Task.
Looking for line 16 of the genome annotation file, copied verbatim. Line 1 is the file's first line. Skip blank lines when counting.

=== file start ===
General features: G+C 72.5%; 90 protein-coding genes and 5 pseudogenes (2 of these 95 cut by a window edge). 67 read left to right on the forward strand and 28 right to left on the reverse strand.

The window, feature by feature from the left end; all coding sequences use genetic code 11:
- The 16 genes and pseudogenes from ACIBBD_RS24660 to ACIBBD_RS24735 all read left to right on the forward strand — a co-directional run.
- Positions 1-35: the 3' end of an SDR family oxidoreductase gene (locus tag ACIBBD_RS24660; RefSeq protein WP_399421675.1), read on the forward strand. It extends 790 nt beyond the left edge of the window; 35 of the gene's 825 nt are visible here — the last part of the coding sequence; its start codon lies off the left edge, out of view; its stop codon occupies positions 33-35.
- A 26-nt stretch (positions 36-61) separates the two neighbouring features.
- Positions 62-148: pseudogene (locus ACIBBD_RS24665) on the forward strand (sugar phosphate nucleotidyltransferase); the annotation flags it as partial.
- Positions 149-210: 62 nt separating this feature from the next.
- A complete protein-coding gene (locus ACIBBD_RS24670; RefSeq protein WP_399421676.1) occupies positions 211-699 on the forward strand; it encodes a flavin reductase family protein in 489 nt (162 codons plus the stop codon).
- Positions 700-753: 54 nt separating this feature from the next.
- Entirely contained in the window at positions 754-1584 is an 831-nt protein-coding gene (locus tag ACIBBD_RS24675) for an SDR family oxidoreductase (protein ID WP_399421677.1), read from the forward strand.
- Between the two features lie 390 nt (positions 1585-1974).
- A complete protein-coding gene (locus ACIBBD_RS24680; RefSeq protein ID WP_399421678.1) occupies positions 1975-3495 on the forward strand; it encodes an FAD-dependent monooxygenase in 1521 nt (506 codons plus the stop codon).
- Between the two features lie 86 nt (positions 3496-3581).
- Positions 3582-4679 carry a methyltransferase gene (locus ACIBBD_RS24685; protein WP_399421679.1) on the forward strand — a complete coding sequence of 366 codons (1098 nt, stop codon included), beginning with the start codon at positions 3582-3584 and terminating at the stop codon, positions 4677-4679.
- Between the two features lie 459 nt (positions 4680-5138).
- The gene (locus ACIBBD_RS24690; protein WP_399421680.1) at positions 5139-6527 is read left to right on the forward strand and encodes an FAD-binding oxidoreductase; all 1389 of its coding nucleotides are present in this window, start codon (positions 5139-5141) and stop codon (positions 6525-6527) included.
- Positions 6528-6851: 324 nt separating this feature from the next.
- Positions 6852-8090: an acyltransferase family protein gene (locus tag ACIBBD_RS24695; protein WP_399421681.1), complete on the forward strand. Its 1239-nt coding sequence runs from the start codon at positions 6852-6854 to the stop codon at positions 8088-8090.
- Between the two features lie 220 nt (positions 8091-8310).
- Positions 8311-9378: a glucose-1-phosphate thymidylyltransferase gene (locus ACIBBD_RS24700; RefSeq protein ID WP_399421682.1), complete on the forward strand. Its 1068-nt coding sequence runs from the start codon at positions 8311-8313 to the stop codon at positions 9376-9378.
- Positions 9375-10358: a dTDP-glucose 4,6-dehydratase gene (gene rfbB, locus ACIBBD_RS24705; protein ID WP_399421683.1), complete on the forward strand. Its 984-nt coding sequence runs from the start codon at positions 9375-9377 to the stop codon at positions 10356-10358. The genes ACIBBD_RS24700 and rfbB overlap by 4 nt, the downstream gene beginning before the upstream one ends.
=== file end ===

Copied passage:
- The gene (locus ACIBBD_RS24690; protein WP_399421680.1) at positions 5139-6527 is read left to right on the forward strand and encodes an FAD-binding oxidoreductase; all 1389 of its coding nucleotides are present in this window, start codon (positions 5139-5141) and stop codon (positions 6525-6527) included.